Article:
- The Washington Times - Friday, September 20, 2002

They come in different ages, professions and economic status, but older home buyers with grown children the empty nesters share a common goal: The need to rethink current living conditions. It emerges soon after the last of the children packs up and moves out.

The number of households with no children under 18 is rapidly increasing, observers say. Whether today's empty nesters are downsizing or upsizing and remodeling, their decisions revolve around a common theme: They are determined to simplify their lives.

In the process, empty nesters make decisions as diverse as their baby-boom population. The real estate industry and developers have long recognized empty nesters' differing desires with the hope of capitalizing on them.

"Empty nesters have more choices, and they're willing to make them," says Peter Ancona of Zip Realty in Northern Virginia.

From urban, high-rise apartments to luxury homes on lots measured in acres, the places empty nesters choose to call home can run the gamut. Although most empty nesters prefer homeownership to renting, Mr. Ancona says he has had clients who made the decision to rent because they didn't want to deal with some of the hassles that come along with ownership anymore. Some trade their suburban commuting lifestyle for luxury downtown apartments.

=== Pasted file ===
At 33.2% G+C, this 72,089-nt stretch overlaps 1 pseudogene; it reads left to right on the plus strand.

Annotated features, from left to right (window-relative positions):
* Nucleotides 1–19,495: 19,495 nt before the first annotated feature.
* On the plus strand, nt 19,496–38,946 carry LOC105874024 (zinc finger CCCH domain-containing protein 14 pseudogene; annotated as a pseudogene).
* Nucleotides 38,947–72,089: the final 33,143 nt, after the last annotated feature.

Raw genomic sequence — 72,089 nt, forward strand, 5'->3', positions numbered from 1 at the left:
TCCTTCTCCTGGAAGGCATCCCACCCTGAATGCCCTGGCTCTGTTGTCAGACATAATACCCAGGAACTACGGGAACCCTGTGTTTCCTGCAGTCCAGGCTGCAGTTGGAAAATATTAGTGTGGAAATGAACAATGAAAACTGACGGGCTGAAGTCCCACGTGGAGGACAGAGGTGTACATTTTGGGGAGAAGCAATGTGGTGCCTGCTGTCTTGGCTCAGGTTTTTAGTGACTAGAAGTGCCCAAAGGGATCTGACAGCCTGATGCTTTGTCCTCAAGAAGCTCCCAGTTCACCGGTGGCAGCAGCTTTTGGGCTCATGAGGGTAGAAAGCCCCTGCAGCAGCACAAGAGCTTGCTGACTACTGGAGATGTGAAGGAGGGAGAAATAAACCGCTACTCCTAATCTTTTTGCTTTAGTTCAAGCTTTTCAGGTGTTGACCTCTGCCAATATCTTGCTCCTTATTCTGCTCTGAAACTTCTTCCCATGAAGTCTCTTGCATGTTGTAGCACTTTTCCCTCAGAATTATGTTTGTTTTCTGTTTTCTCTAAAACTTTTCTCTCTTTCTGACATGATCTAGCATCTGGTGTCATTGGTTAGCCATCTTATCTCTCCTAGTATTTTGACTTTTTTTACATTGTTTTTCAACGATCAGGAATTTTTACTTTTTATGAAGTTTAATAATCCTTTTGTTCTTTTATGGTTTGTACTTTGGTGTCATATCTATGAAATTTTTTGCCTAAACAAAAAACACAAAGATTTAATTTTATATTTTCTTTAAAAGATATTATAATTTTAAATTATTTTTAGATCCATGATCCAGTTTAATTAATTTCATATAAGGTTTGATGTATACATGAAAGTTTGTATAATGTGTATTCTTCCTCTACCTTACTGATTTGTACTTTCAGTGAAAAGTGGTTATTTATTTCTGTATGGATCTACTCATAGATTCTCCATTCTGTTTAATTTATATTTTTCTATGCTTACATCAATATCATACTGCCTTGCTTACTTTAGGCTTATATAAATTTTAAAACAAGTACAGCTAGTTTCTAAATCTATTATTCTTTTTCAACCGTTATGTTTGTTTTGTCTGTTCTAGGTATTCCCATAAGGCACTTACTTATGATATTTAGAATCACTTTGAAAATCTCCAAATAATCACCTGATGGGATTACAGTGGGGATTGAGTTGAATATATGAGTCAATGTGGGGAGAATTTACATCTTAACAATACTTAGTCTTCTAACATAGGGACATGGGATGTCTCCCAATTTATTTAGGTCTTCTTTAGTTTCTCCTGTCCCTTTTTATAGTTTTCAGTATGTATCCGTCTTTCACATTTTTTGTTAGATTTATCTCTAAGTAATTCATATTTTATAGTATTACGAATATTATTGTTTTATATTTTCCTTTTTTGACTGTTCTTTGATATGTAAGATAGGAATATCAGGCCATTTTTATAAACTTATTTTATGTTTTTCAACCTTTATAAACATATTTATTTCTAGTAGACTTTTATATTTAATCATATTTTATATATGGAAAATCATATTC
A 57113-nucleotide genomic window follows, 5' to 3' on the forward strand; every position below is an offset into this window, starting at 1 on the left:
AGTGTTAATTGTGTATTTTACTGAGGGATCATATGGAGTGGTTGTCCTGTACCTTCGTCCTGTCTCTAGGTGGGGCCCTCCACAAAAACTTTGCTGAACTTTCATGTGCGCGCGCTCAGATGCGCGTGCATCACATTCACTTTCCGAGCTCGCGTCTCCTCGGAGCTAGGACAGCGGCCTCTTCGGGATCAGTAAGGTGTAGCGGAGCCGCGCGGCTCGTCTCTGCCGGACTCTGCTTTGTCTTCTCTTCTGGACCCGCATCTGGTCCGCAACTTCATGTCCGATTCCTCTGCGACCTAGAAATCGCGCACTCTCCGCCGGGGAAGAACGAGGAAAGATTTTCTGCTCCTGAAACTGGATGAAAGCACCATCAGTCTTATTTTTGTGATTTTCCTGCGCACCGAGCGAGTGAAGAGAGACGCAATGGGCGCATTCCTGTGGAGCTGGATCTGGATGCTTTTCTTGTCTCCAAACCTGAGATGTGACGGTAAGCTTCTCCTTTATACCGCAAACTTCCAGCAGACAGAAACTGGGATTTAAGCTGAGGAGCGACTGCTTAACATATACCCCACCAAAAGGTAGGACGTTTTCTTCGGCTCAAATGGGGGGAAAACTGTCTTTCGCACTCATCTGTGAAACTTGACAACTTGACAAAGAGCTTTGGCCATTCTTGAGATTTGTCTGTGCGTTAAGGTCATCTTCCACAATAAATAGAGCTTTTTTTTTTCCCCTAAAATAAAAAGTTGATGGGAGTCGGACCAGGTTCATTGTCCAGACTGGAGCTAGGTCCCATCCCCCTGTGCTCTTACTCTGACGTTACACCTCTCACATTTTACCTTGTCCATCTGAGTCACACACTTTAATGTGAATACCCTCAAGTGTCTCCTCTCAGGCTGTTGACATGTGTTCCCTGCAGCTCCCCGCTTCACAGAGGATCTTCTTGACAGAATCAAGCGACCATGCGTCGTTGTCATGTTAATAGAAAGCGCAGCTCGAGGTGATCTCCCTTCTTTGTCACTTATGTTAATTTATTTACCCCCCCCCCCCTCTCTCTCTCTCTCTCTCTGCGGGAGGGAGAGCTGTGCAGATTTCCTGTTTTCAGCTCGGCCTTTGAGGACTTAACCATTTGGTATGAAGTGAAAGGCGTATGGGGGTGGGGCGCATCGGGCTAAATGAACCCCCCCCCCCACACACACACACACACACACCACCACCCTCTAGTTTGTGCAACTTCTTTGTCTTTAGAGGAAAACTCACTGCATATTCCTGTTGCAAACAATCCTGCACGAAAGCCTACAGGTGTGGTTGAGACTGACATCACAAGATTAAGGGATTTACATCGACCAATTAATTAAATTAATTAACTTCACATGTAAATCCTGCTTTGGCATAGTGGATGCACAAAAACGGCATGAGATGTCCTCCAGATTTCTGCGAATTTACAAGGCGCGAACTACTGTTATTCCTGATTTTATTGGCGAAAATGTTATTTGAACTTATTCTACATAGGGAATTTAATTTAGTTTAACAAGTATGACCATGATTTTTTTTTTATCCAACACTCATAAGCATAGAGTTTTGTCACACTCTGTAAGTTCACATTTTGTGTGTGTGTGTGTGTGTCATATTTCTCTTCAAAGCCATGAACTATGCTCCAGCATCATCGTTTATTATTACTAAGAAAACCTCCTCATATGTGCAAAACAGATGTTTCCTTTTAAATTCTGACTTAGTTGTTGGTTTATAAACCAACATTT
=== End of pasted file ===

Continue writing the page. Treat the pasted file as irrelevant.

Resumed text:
While moving to more manageable spaces seems to be the popular choice among empty nesters, don't think that they'll settle for just any one-bedroom unit.

It's more about simplifying than scaling down, and, according to Tim Bird of Zip Realty in Central Maryland, downsizing for many means moving into a substantial, 2,000-square-foot condominium.

"Most empty nesters come from very nice houses, they want to maintain that environment, and they want an environment that is pleasing to look at but don't want to do a lot of work to make it that way," Mr. Bird says. "They are looking for the services provided to be high quality."

Condominiums and town homes are appealing because both environments usually offer maintenance-free exteriors no grass to cut or snow to shovel. Empty nesters are moving into these types of housing in established and new neighborhoods and in age-restricted, active adult communities.

"A lot of empty nesters are moving into adult communities with smaller lots and where everything's taken care of," says Bill Franklin of Weichart Realtors in Bowie.

Many of today's empty nesters are not as quick as the previous generation was to pull up roots, leave the hometown, children and grandchildren to go off and live in another part of the country, industry observers say.